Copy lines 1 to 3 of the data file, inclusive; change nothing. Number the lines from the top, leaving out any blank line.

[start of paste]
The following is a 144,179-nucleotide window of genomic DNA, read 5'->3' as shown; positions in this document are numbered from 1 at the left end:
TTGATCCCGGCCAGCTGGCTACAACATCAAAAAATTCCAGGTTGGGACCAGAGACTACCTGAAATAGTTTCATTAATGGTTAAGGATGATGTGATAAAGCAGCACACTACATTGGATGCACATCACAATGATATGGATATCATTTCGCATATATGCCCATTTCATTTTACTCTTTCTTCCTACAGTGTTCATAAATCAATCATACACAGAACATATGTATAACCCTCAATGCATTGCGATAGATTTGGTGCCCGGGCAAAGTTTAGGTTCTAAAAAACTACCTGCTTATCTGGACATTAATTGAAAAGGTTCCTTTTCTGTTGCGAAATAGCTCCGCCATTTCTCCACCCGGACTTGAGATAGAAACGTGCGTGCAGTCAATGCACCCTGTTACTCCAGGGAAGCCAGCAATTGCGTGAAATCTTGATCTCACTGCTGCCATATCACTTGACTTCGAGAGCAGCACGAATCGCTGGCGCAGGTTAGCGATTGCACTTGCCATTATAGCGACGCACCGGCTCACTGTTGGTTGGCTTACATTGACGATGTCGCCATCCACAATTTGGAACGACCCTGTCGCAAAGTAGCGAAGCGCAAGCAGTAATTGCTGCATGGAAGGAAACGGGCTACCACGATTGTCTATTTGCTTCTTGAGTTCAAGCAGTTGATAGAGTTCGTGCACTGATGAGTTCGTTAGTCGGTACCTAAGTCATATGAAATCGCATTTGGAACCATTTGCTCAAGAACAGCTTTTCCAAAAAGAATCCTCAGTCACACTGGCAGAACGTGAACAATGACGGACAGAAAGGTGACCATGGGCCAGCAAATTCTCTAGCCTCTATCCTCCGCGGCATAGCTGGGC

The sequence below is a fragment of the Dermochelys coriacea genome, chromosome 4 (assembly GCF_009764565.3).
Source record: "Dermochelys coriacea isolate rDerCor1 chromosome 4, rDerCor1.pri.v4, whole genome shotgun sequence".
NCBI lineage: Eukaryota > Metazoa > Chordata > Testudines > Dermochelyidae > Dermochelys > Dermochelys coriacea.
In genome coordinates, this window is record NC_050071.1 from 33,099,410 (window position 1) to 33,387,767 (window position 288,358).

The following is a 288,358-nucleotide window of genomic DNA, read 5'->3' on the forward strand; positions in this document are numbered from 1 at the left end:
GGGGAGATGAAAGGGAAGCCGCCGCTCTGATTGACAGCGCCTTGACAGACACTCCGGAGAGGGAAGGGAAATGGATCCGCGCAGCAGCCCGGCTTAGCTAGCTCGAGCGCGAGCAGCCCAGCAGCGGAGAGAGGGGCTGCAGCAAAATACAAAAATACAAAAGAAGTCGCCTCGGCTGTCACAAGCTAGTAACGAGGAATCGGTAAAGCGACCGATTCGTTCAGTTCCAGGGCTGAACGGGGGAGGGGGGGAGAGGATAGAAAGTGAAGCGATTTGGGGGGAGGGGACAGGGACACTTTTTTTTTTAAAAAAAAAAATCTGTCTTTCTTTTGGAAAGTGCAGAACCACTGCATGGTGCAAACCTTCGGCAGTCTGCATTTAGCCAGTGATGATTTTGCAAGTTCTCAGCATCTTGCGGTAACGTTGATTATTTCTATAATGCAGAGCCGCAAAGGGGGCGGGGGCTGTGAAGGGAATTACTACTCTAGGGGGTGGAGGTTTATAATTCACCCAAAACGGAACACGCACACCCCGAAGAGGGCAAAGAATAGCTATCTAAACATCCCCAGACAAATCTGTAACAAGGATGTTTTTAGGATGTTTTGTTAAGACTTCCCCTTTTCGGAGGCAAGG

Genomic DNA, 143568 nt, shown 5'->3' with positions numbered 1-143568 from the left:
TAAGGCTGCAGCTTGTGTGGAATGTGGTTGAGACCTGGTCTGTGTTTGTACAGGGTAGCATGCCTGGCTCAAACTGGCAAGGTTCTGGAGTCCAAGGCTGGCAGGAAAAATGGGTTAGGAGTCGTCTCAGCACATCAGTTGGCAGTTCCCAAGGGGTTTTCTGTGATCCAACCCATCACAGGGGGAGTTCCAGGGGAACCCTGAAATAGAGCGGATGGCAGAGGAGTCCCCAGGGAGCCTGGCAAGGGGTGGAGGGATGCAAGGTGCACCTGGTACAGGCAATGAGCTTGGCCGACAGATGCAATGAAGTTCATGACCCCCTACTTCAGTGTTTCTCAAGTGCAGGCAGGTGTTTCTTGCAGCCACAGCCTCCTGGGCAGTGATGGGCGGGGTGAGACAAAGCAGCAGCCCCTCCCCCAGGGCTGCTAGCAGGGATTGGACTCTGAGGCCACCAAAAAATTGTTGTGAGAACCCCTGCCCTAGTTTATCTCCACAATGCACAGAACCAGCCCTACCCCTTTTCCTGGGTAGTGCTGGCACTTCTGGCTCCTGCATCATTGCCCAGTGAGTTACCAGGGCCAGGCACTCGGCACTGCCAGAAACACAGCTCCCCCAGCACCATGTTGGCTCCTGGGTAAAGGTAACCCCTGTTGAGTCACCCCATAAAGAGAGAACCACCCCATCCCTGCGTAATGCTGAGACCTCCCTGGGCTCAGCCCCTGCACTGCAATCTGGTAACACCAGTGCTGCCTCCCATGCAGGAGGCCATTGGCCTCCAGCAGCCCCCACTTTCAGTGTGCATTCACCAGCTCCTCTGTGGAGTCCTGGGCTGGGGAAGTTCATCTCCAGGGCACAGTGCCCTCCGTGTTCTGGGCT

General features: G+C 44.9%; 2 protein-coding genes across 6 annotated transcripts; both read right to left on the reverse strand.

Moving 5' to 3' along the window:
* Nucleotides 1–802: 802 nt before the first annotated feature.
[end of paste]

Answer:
The following is a 144,179-nucleotide window of genomic DNA, read 5'->3' as shown; positions in this document are numbered from 1 at the left end:
TTGATCCCGGCCAGCTGGCTACAACATCAAAAAATTCCAGGTTGGGACCAGAGACTACCTGAAATAGTTTCATTAATGGTTAAGGATGATGTGATAAAGCAGCACACTACATTGGATGCACATCACAATGATATGGATATCATTTCGCATATATGCCCATTTCATTTTACTCTTTCTTCCTACAGTGTTCATAAATCAATCATACACAGAACATATGTATAACCCTCAATGCATTGCGATAGATTTGGTGCCCGGGCAAAGTTTAGGTTCTAAAAAACTACCTGCTTATCTGGACATTAATTGAAAAGGTTCCTTTTCTGTTGCGAAATAGCTCCGCCATTTCTCCACCCGGACTTGAGATAGAAACGTGCGTGCAGTCAATGCACCCTGTTACTCCAGGGAAGCCAGCAATTGCGTGAAATCTTGATCTCACTGCTGCCATATCACTTGACTTCGAGAGCAGCACGAATCGCTGGCGCAGGTTAGCGATTGCACTTGCCATTATAGCGACGCACCGGCTCACTGTTGGTTGGCTTACATTGACGATGTCGCCATCCACAATTTGGAACGACCCTGTCGCAAAGTAGCGAAGCGCAAGCAGTAATTGCTGCATGGAAGGAAACGGGCTACCACGATTGTCTATTTGCTTCTTGAGTTCAAGCAGTTGATAGAGTTCGTGCACTGATGAGTTCGTTAGTCGGTACCTAAGTCATATGAAATCGCATTTGGAACCATTTGCTCAAGAACAGCTTTTCCAAAAAGAATCCTCAGTCACACTGGCAGAACGTGAACAATGACGGACAGAAAGGTGACCATGGGCCAGCAAATTCTCTAGCCTCTATCCTCCGCGGCATAGCTGGGC

The sequence below is a fragment of the Dermochelys coriacea genome, chromosome 4 (assembly GCF_009764565.3).